Christie went on to release another album ‘Detours’ and had a handful of singles in the early 1980s. A long illness prevented Allen from adequately promoting her career and forced her into subsequent retirement whilst she recovered. By the 1990s Christie had resurrected her singing career performing as a vocalist with country music bands.

1998 was a very happy year for Christie. In October, she married her partner Mark in October. Around the same time, Christie’s daughter Christa Lea heard an appeal on the Martin Molloy program on radio. Mushroom Records Michael Gudinski was trying to track down Christie to invite her to perform on the Mushroom Records 25th Anniversary concert. Christa Lea got in touch with them immediately and passed on Christie’s phone number. Michael Gudinski got straight on the phone and invited Christie to perform at the concert held on November 14th. Christie performed "Goosebumps" to a thrilled audience and a packed Melbourne Cricket Ground. Sadly this was to be the very last time Christie performed in public. She told her husband Mark that if the Mushroom 25th was to be her last public performance, what a huge high to go out on.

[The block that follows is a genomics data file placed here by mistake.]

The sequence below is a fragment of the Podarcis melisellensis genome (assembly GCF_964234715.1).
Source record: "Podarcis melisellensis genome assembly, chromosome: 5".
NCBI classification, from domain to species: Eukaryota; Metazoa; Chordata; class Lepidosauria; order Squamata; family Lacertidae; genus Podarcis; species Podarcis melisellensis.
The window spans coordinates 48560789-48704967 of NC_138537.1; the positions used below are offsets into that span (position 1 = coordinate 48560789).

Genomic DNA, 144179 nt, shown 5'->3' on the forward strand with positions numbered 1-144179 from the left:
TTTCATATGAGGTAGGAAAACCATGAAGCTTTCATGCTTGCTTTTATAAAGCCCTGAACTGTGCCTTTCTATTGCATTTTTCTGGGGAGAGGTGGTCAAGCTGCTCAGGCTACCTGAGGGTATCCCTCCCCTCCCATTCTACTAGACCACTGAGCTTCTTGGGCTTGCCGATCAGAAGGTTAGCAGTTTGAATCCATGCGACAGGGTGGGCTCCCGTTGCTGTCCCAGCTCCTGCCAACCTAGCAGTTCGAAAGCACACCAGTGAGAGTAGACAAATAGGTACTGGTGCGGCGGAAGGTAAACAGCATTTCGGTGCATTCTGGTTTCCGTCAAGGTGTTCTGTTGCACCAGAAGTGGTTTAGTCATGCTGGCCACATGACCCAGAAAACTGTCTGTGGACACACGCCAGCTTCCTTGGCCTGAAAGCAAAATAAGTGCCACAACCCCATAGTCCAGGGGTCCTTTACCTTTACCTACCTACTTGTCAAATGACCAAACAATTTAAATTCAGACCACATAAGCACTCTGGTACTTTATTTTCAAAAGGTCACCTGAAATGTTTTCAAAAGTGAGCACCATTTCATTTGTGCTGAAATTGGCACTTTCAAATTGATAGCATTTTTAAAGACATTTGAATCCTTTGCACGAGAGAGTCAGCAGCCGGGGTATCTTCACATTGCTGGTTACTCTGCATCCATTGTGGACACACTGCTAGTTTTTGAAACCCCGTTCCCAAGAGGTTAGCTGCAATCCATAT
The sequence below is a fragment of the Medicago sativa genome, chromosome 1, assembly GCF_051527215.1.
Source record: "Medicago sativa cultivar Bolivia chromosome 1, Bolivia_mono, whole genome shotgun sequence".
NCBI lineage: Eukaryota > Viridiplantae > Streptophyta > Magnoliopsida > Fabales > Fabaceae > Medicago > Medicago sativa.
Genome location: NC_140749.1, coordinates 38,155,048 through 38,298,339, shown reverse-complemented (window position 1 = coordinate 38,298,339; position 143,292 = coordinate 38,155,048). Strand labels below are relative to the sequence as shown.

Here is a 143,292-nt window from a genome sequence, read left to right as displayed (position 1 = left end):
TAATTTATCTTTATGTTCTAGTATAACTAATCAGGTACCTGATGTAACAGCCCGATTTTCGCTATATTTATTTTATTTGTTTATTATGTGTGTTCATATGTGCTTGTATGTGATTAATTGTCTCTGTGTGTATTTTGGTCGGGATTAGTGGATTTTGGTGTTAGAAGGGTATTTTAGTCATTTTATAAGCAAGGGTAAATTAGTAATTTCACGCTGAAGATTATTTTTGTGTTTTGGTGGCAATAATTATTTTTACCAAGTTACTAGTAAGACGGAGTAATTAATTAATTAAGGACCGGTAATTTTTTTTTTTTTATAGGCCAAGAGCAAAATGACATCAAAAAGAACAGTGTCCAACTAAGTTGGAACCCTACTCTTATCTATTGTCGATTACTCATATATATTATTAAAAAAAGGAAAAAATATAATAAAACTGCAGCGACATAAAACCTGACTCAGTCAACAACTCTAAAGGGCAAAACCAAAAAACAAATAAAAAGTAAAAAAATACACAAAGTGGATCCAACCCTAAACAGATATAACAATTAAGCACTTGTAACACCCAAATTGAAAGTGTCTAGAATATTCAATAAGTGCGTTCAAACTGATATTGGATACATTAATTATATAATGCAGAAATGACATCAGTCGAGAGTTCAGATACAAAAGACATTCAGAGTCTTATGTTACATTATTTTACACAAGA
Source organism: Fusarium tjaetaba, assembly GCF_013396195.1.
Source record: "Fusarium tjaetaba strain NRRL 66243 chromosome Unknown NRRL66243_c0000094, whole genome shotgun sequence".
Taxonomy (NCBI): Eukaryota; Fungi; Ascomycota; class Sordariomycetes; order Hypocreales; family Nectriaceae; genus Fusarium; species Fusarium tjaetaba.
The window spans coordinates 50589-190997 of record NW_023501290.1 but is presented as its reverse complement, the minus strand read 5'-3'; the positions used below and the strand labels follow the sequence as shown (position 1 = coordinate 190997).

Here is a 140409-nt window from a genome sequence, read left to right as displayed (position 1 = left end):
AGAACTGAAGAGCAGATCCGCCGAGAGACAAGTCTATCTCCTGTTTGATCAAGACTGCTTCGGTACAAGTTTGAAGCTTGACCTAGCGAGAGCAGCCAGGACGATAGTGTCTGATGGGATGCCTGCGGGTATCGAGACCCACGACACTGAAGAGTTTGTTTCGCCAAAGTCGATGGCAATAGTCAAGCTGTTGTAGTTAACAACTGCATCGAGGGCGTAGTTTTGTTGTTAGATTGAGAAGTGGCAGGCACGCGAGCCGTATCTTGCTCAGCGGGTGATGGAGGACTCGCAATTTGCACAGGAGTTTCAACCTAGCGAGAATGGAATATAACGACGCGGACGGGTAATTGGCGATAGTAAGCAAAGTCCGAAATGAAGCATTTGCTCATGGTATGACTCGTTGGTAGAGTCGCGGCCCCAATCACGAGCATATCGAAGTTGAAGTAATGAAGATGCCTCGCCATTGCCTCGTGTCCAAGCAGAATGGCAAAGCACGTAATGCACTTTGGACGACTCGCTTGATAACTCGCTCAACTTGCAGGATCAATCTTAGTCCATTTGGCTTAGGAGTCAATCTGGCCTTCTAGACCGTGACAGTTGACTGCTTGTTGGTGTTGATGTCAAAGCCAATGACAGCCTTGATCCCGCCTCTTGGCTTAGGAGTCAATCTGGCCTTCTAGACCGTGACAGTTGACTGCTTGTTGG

In 2006, Michael Gudinski asked Christie to participate in the Countdown Spectacular tour. Unfortunately, not being in the best of health at the time, Christie had to decline.

In March 2008, Christie was diagnosed with Pancreatic Cancer. She was very ill and lost a lot of weight, but still kept her inner strength. She knew that she was unlikely to recover and went to great lengths to ensure that her husband and family would be OK. Sadly, Christie passed away later that year, survived by husband Mark and her much loved daughter Christa Lea.
This post consists of both FLACs  ripped from my BLUE vinyl and includes full album artwork. Also included are publicity shots of Christie (thanks to Greg Noakes) and a feature article published in Rolling Stone, Sept 1994 (see above).  I have also managed to source several B-Side singles which were not included on the album, and are included as Bonus Track.